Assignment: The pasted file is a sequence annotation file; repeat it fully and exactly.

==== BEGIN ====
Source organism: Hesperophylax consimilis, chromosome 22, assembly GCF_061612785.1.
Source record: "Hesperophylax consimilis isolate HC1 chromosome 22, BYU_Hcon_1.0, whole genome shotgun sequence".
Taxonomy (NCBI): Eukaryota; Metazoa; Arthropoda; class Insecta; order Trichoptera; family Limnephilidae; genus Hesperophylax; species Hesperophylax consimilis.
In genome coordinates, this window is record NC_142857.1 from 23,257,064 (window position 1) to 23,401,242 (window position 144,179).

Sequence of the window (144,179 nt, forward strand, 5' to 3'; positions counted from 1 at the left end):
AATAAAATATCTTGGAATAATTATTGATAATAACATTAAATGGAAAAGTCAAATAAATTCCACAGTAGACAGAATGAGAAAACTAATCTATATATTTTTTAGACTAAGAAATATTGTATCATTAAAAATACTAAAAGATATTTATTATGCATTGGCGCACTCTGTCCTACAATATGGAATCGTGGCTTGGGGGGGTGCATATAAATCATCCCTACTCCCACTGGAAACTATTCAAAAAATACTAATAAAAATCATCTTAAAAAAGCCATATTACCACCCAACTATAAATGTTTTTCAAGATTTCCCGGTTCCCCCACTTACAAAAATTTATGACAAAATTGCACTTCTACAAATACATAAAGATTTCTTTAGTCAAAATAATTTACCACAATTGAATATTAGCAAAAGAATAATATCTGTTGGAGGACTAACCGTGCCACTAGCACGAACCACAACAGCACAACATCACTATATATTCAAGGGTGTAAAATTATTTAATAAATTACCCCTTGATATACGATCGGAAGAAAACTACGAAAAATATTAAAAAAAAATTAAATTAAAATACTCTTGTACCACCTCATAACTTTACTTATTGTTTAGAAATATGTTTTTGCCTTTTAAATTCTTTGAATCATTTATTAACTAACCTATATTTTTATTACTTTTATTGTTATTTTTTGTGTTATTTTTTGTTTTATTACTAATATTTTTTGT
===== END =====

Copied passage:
Source organism: Hesperophylax consimilis, chromosome 22, assembly GCF_061612785.1.
Source record: "Hesperophylax consimilis isolate HC1 chromosome 22, BYU_Hcon_1.0, whole genome shotgun sequence".
Taxonomy (NCBI): Eukaryota; Metazoa; Arthropoda; class Insecta; order Trichoptera; family Limnephilidae; genus Hesperophylax; species Hesperophylax consimilis.
In genome coordinates, this window is record NC_142857.1 from 23,257,064 (window position 1) to 23,401,242 (window position 144,179).

Sequence of the window (144,179 nt, forward strand, 5' to 3'; positions counted from 1 at the left end):
AATAAAATATCTTGGAATAATTATTGATAATAACATTAAATGGAAAAGTCAAATAAATTCCACAGTAGACAGAATGAGAAAACTAATCTATATATTTTTTAGACTAAGAAATATTGTATCATTAAAAATACTAAAAGATATTTATTATGCATTGGCGCACTCTGTCCTACAATATGGAATCGTGGCTTGGGGGGGTGCATATAAATCATCCCTACTCCCACTGGAAACTATTCAAAAAATACTAATAAAAATCATCTTAAAAAAGCCATATTACCACCCAACTATAAATGTTTTTCAAGATTTCCCGGTTCCCCCACTTACAAAAATTTATGACAAAATTGCACTTCTACAAATACATAAAGATTTCTTTAGTCAAAATAATTTACCACAATTGAATATTAGCAAAAGAATAATATCTGTTGGAGGACTAACCGTGCCACTAGCACGAACCACAACAGCACAACATCACTATATATTCAAGGGTGTAAAATTATTTAATAAATTACCCCTTGATATACGATCGGAAGAAAACTACGAAAAATATTAAAAAAAAATTAAATTAAAATACTCTTGTACCACCTCATAACTTTACTTATTGTTTAGAAATATGTTTTTGCCTTTTAAATTCTTTGAATCATTTATTAACTAACCTATATTTTTATTACTTTTATTGTTATTTTTTGTGTTATTTTTTGTTTTATTACTAATATTTTTTGT